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Marc Lee

TV Bot 1.0 / TV Bot 2.0, 2004 / 2010, Software
The work TV Bot by the Swiss artist Marc Lee is an Internet news channel which only broadcasts brand new stories. Never more than an hour old, they are scooped from the Internet’s news flux, reformatted for a browser and given a URL. The process is automated, with no editorial hand behind the content selection which is reproduced in apparently random order as live TV streams, live radio streams, webcam images and text-based headlines. The only criterion that matters is liveness.
In its graphical representation, TV Bot makes obvious reference to well-known international TV broadcasters like CNN and n-tv. By being more live than these TV channels, Marc Lee interrogates the informativeness of broadcasters that are permanently oriented to up-to-dateness and audience numbers. The Swiss media artist, who also works with installation, largely focuses on the Internet and its structures. Also active as a software developer, Lee breaks open the mechanisms of the World Wide Web, revealing them to ordinary users and enabling critical reflection.

Conservation measures

As a case study, Marc Lee’s TV Bot is fundamentally different from all the other objects of analysis. It is a work which uses the Internet and takes its content from the World Wide Web. Therefore TV Bot is fundamentally dependent on technological infrastructures which are themselves subject to rapid and radical change.
The original version of TV Bot came about in 2004, created by Marc Lee in the context of, and with the support of the project 56k-bastard Channel TV. TV Bot 1.0 functioned by means of a software program which processed the information from online TV and radio stations, searching for the newest material, gathering it together randomly. The program filtered the content, removing anything more than one hour old. In this way, the desired actuality of the information was guaranteed. In making a visible collage of TV and radio programs, webcam images and classic web contents (like Google News headlines), TV Bot 1.0 uses Real Player, an application for playing video and audio files, as an audio-visual format.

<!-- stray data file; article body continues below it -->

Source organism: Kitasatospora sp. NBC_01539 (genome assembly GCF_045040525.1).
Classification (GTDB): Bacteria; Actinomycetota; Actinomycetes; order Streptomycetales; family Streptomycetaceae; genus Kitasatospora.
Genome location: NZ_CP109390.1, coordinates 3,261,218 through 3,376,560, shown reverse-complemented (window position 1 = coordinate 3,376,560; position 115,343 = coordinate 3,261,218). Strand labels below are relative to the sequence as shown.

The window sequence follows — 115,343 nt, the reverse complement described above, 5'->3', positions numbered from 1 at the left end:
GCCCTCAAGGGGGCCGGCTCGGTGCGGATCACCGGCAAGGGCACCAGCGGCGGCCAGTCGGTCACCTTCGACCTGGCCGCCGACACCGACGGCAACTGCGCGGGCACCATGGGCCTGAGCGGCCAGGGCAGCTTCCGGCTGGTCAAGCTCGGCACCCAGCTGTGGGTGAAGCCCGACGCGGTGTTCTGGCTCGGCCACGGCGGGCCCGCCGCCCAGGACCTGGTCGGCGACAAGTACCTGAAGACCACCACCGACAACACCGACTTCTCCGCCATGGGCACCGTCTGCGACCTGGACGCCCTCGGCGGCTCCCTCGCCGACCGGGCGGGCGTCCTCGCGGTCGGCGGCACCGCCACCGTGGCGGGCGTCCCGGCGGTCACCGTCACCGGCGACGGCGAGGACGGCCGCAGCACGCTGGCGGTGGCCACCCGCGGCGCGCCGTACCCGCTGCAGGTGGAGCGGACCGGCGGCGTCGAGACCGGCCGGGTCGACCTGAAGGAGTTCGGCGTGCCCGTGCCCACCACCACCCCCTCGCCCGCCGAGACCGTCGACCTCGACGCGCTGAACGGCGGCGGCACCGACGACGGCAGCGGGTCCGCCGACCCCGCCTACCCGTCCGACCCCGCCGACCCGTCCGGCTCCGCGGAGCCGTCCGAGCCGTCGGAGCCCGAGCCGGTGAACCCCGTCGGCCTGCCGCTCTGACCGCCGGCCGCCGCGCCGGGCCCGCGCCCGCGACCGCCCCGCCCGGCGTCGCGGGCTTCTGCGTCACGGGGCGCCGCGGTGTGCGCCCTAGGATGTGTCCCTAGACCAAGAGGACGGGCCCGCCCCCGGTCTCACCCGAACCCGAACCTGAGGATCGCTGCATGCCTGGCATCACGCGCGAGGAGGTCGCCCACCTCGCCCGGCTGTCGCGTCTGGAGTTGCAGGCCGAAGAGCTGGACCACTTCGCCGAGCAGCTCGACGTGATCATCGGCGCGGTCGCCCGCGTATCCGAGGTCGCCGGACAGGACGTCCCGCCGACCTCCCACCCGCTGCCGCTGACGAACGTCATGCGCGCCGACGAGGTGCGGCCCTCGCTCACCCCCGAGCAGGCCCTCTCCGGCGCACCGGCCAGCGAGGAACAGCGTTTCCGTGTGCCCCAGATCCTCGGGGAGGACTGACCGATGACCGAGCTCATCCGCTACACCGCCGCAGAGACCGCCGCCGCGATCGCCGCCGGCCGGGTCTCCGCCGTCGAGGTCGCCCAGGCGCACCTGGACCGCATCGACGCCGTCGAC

TV Bot was updated in 2010, in the context of the online project beam me up. As a result, its appearance was slightly changed. The software update was necessary since the original version had changed considerably in six years. In the meantime, the standard audio-visual Web application had shifted from Real Player to Adobe Flash Player; because of this technical change, TV Bot 1.0 was simply no longer functional and therefore the artist decided to adapt the artwork to Flash. Since there are already further changes in technical formats under way, it is simply a matter of time before the updated TV Bot 2.0 is technically outmoded and will be “shut down”.
As well as software updates, which can be understood as a conservation strategy of “migration”, the artist also undertook a “reinterpretation” of TV Bot 2.0. There have been small changes to the work’s content and aesthetic appearance, and new content streams have been added, including the community platform Twitter. The look and feel of TV Bot 2.0 is strongly guided by the first version, but has been “modernized” and made “more contemporary” by the artist. So, for example, the montage tempo of the TV, radio and webcam images has been increased in order to bring them closer to the pace of contemporary news streams. Overall, the structure of representation has been given more visual clarity. In addition, TV Bot 2.0 has been given its own logo in the form of a rotating globe.
Today, TV Bot 1.0 exists only in the form of a 2005 documentation video, which shows the first version as a “historic sequence”. This “documentary time-window” preserves the original aesthetic appearance of the first version. But what happens behind the visible surface presented to the user, and how does this surface come to be? To record the technical elements and document their various functions, relations and mutual interactions – this remains the task of preserving TV Bot

http://www.1go1.net/

Events:
Digital Art Works. The Challenges of Conservation